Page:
Goodbye to the apples and yeah to asparagus!
Are you missing our apples yet? I bet you don’t. There is something to be said about eating seasonal and to eat crops outside their season, either means it has been stored in a (sometimes expensive) chiller or it’s been imported from the other side of the world. It is very handy to be able to store for a period of time as in our temepate climate there is not much fresh to harvest and we all still neeed to eat. Prefarably somewhat natural, with no additives etc to make it still look as if it is eatable. Whatever the story, it always lacks the taste and cruncyness of pure seasonal produce due to storage or due to being picked very early (too early)in order to make is shippable. Sometimes things have to be added to make it ripen appropriately on time for it to be in the shops too. I can remember a time when there were no apples for sale from November to February. These days our new generation believes apples and other fruit and/or crops are harvested every week year round!!!
Today is 17 years to the day that we started to plant our first olive trees on our Tauherenikau site. I remember because it was also our daughter Renske’s first birthday. She turned 18 today. It was hot, 28 degrees Celcius. Frank on our little Kubota tractor and me filling the earlier dug holes with little trees. Our newly bought property was an empty paddock of 18 acres with no plant or tree in sight and thus no shade to hide under. Now, 17 year later, we enjoy being here so much, our house permaculturaly positioned in the middle of the site and trees and plants have grown around us, embracing us warmly. It’s like we are in a forest glade together with hundreds of birds (there were none to be heard at the time). That is on a calm day; today is one of the other side of the spectrum: high winds and its pouring down with rain. The plastic is already torn off the greenhouse (happended in last week’s storm) and the new plastic is not yet on, so we do not have to worry about that being ruined today. The shelterbelt trees give us enormous protection from wind and rain and we are now in our own little micro climate, on extreme days it is still pretty full on. The birthday cake will have to wait to tomorrow, when we can enjoy it outside in the warm sun and celebrate this new milestone.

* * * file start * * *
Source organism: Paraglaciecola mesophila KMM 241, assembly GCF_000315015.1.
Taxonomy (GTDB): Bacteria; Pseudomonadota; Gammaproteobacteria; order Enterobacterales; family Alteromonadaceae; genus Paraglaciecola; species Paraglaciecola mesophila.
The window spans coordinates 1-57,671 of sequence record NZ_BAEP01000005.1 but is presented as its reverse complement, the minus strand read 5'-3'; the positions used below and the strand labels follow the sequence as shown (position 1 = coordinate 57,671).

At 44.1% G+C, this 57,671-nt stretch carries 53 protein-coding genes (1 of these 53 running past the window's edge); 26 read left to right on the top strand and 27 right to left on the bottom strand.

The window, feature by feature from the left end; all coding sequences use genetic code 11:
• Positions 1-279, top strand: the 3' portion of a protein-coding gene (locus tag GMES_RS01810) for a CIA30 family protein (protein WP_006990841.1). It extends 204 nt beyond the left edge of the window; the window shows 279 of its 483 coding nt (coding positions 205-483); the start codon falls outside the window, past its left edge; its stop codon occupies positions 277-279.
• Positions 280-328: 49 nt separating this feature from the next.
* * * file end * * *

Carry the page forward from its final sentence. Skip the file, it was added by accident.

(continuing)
Spring CSA Season coming to an end soon!
This year is going so fast. For most of you this I week 11. Two more CSA weeks to go this spring. Next week I plan to send out invoices for the summer CSA. If you are going away over summer please let us know at least a few days beforehand so we can adjust our harvesting accordingly. I will also roll over or credit those weeks that you are going to be away.
Your CSA shares this week:
Fruit Share: 1 kg each of kiwifruit and oranges
Small Veggie Share: 1.2 kg of Potatoes (or pumpkin or kale for the potato free shares), over 200 grams of Asparagus, 150 grams of Salad Mix, a bunch of baby Carrots, and 220 grams of Silverbeet or 1 large Leek.
Large Veggie Share: 1.2 kg of Potatoes (or pumpkin or kale for the potato free shares), over 200 grams of Asparagus, 150 grams of Salad Mix, a bunch of baby Carrots, and 220 grams of Silverbeet or 1 large Leek, either 200 grams of Bak Choy or a bunch of Rapini, 150 grams of red Russian Kale, 400-500 grams of Beetroot, 250 grams of Baby Fennel and a bunch of Parsely.
Considering last week was a bit poor (due to the weather we had to stop harvesting), we think we did a pretty good job this week,
Frank and Josje